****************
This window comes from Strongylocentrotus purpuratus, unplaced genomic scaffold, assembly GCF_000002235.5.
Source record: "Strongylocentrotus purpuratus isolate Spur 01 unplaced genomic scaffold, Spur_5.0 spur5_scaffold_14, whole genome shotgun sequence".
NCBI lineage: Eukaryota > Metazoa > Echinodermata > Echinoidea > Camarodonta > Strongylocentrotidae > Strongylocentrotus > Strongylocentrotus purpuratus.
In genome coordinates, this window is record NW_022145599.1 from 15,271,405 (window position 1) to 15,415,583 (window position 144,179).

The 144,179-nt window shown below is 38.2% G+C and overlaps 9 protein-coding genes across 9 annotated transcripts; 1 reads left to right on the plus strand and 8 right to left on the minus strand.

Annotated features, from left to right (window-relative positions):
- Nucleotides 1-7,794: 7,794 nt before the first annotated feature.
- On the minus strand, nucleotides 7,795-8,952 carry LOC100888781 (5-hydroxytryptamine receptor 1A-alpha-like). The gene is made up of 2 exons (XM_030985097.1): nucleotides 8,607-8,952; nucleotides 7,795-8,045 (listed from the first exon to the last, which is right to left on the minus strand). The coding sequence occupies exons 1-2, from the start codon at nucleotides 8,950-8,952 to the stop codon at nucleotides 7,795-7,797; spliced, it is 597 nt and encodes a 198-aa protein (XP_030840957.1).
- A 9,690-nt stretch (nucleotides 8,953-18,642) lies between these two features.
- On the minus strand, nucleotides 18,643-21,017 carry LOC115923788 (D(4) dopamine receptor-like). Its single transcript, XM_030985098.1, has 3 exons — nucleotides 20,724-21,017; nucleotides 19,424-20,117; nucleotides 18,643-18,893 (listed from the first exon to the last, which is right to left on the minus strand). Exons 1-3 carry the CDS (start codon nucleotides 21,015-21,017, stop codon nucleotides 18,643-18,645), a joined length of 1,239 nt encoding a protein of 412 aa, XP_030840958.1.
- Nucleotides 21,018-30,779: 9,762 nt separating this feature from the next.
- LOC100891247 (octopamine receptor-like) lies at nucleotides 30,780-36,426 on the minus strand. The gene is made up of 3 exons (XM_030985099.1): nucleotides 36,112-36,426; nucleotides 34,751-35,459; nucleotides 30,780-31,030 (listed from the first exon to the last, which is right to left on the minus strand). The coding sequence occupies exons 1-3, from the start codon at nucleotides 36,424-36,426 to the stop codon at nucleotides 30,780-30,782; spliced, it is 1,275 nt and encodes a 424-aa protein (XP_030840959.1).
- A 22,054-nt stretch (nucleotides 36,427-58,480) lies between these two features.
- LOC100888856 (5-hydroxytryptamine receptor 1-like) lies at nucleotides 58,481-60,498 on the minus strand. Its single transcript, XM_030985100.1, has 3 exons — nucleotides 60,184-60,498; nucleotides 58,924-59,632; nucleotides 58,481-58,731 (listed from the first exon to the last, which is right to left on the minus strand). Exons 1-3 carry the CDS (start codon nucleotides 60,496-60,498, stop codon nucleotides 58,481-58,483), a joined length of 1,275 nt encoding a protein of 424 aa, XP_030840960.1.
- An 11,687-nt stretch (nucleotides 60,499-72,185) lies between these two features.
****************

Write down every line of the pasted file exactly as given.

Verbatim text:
This window comes from Strongylocentrotus purpuratus, unplaced genomic scaffold, assembly GCF_000002235.5.
Source record: "Strongylocentrotus purpuratus isolate Spur 01 unplaced genomic scaffold, Spur_5.0 spur5_scaffold_14, whole genome shotgun sequence".
NCBI lineage: Eukaryota > Metazoa > Echinodermata > Echinoidea > Camarodonta > Strongylocentrotidae > Strongylocentrotus > Strongylocentrotus purpuratus.
In genome coordinates, this window is record NW_022145599.1 from 15,271,405 (window position 1) to 15,415,583 (window position 144,179).

The 144,179-nt window shown below is 38.2% G+C and overlaps 9 protein-coding genes across 9 annotated transcripts; 1 reads left to right on the plus strand and 8 right to left on the minus strand.

Annotated features, from left to right (window-relative positions):
- Nucleotides 1-7,794: 7,794 nt before the first annotated feature.
- On the minus strand, nucleotides 7,795-8,952 carry LOC100888781 (5-hydroxytryptamine receptor 1A-alpha-like). The gene is made up of 2 exons (XM_030985097.1): nucleotides 8,607-8,952; nucleotides 7,795-8,045 (listed from the first exon to the last, which is right to left on the minus strand). The coding sequence occupies exons 1-2, from the start codon at nucleotides 8,950-8,952 to the stop codon at nucleotides 7,795-7,797; spliced, it is 597 nt and encodes a 198-aa protein (XP_030840957.1).
- A 9,690-nt stretch (nucleotides 8,953-18,642) lies between these two features.
- On the minus strand, nucleotides 18,643-21,017 carry LOC115923788 (D(4) dopamine receptor-like). Its single transcript, XM_030985098.1, has 3 exons — nucleotides 20,724-21,017; nucleotides 19,424-20,117; nucleotides 18,643-18,893 (listed from the first exon to the last, which is right to left on the minus strand). Exons 1-3 carry the CDS (start codon nucleotides 21,015-21,017, stop codon nucleotides 18,643-18,645), a joined length of 1,239 nt encoding a protein of 412 aa, XP_030840958.1.
- Nucleotides 21,018-30,779: 9,762 nt separating this feature from the next.
- LOC100891247 (octopamine receptor-like) lies at nucleotides 30,780-36,426 on the minus strand. The gene is made up of 3 exons (XM_030985099.1): nucleotides 36,112-36,426; nucleotides 34,751-35,459; nucleotides 30,780-31,030 (listed from the first exon to the last, which is right to left on the minus strand). The coding sequence occupies exons 1-3, from the start codon at nucleotides 36,424-36,426 to the stop codon at nucleotides 30,780-30,782; spliced, it is 1,275 nt and encodes a 424-aa protein (XP_030840959.1).
- A 22,054-nt stretch (nucleotides 36,427-58,480) lies between these two features.
- LOC100888856 (5-hydroxytryptamine receptor 1-like) lies at nucleotides 58,481-60,498 on the minus strand. Its single transcript, XM_030985100.1, has 3 exons — nucleotides 60,184-60,498; nucleotides 58,924-59,632; nucleotides 58,481-58,731 (listed from the first exon to the last, which is right to left on the minus strand). Exons 1-3 carry the CDS (start codon nucleotides 60,496-60,498, stop codon nucleotides 58,481-58,483), a joined length of 1,275 nt encoding a protein of 424 aa, XP_030840960.1.
- An 11,687-nt stretch (nucleotides 60,499-72,185) lies between these two features.